The President was addressing students of the Buenos Ayres Government Primary school, Buenos Ayres village, Erin yesterday.
And with outgoing Argentine Ambassador, Marcelo Salviolo, who has visited the school which bears the name of the Argentina capital, Buenos Aires, on a regular basis, also in the audience, Carmona said he too had come from humble beginnings and had attained the highest position in the land.
“Before I became President, I was just like you, going to a primary school in a cocoa field, in Santa Flora. But through hard work and through education, I was able to become what I am today being a former prosecutor and a former judge and now President,” Carmona said.
“I am not waving my flag here, I want you to believe in yourself because you are capable of doing the same thing that I did and even greater,” he said.
Carmona said the school’s teachers were similar to those of developed countries such as Canada as they taught differently abled students with regular students.
“The fact that among your numbers, the teachers teach differently abled children in the same classroom and that is rarity.
Do you all know, for example, that you are doing what first world countries, specifically Canada, are doing by ensuring that those persons who are differently abled enjoy the same environment, the same education, the same compassion as someone who is able,” Carmona said.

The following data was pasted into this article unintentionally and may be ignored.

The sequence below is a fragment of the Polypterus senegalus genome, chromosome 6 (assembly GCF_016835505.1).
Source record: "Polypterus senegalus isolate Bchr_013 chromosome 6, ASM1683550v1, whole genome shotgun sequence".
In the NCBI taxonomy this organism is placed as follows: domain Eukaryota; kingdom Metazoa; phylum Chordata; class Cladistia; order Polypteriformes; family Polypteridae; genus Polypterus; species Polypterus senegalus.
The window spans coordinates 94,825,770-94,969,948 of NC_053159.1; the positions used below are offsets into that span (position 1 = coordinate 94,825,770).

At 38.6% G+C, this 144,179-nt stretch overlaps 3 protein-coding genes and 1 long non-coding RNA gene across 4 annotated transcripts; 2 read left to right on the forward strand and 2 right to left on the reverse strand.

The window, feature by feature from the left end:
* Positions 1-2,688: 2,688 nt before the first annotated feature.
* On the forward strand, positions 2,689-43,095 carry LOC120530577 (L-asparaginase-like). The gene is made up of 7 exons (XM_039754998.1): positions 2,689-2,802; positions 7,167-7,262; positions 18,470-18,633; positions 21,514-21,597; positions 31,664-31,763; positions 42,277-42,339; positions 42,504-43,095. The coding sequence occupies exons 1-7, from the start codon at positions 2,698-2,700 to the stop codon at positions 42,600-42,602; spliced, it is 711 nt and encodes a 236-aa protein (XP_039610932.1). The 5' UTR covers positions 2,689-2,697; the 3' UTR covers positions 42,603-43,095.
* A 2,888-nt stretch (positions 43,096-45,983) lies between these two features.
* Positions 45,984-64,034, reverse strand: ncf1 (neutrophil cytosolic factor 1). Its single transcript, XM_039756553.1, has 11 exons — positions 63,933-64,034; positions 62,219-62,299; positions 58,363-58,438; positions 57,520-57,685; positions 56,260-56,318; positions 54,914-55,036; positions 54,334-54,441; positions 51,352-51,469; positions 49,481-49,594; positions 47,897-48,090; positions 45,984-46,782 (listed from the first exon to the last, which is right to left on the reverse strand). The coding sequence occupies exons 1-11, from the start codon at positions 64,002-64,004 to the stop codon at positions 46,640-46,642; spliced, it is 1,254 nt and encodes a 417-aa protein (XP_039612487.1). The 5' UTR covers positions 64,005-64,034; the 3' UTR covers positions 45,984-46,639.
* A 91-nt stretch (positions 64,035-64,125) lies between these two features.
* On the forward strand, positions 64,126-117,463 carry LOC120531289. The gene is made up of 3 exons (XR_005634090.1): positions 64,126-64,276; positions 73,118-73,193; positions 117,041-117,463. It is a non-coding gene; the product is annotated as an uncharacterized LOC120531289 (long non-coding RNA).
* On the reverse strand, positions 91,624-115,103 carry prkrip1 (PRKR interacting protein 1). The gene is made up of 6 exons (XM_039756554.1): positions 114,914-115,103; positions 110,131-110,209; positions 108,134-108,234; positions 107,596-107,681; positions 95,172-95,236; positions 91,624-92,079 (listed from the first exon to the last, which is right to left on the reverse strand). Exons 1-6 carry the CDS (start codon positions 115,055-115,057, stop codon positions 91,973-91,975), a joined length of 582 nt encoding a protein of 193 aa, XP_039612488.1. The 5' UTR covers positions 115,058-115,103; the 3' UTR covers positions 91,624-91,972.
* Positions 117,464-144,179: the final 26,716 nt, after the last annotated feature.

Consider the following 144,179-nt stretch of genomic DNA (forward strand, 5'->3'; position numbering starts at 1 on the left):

Meanwhile, Salviolo, described his tour of duty in Trinidad and Tobago as a “wonderful experience” having learned about the islands customs and cultures.
“It was a wonderful time for me. I learned a lot about your twin island Republic, your wonderful country and your people, the diversity, the customs, the cultures for instance in this wonderful school, the Buenos Ayers Government Primary School,” Salviolo said.
Asked about his favourite moments, he said: “It is going to be a long list but one of those is (the opportunity) to share with the children here, year after year, and to show them some things about Argentina.”